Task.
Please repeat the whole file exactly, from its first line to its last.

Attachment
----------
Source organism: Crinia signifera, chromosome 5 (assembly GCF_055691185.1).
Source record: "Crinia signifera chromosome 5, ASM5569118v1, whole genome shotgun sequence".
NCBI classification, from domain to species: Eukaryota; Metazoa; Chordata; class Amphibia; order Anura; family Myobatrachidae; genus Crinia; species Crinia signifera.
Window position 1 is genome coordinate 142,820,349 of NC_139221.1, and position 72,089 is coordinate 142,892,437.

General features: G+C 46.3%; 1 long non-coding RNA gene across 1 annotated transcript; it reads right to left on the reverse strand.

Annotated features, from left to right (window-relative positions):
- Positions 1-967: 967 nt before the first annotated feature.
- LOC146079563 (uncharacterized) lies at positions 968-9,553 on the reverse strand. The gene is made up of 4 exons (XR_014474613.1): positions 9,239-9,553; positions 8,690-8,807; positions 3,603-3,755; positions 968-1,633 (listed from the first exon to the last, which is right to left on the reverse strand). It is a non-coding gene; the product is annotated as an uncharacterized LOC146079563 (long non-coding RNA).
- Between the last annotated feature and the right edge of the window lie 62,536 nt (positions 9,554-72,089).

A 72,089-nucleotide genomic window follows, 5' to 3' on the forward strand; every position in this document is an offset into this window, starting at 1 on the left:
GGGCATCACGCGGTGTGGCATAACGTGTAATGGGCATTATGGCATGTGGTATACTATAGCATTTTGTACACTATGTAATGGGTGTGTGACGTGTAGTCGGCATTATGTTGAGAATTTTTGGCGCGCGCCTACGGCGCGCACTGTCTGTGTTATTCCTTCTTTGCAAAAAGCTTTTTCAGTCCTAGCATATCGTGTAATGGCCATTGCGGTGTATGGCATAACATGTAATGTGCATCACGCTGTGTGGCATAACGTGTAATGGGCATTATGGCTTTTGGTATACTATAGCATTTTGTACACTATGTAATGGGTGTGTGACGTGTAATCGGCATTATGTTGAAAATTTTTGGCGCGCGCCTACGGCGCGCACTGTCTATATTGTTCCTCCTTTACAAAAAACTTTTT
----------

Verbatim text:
Source organism: Crinia signifera, chromosome 5 (assembly GCF_055691185.1).
Source record: "Crinia signifera chromosome 5, ASM5569118v1, whole genome shotgun sequence".
NCBI classification, from domain to species: Eukaryota; Metazoa; Chordata; class Amphibia; order Anura; family Myobatrachidae; genus Crinia; species Crinia signifera.
Window position 1 is genome coordinate 142,820,349 of NC_139221.1, and position 72,089 is coordinate 142,892,437.

General features: G+C 46.3%; 1 long non-coding RNA gene across 1 annotated transcript; it reads right to left on the reverse strand.

Annotated features, from left to right (window-relative positions):
- Positions 1-967: 967 nt before the first annotated feature.
- LOC146079563 (uncharacterized) lies at positions 968-9,553 on the reverse strand. The gene is made up of 4 exons (XR_014474613.1): positions 9,239-9,553; positions 8,690-8,807; positions 3,603-3,755; positions 968-1,633 (listed from the first exon to the last, which is right to left on the reverse strand). It is a non-coding gene; the product is annotated as an uncharacterized LOC146079563 (long non-coding RNA).
- Between the last annotated feature and the right edge of the window lie 62,536 nt (positions 9,554-72,089).

A 72,089-nucleotide genomic window follows, 5' to 3' on the forward strand; every position in this document is an offset into this window, starting at 1 on the left:
GGGCATCACGCGGTGTGGCATAACGTGTAATGGGCATTATGGCATGTGGTATACTATAGCATTTTGTACACTATGTAATGGGTGTGTGACGTGTAGTCGGCATTATGTTGAGAATTTTTGGCGCGCGCCTACGGCGCGCACTGTCTGTGTTATTCCTTCTTTGCAAAAAGCTTTTTCAGTCCTAGCATATCGTGTAATGGCCATTGCGGTGTATGGCATAACATGTAATGTGCATCACGCTGTGTGGCATAACGTGTAATGGGCATTATGGCTTTTGGTATACTATAGCATTTTGTACACTATGTAATGGGTGTGTGACGTGTAATCGGCATTATGTTGAAAATTTTTGGCGCGCGCCTACGGCGCGCACTGTCTATATTGTTCCTCCTTTACAAAAAACTTTTT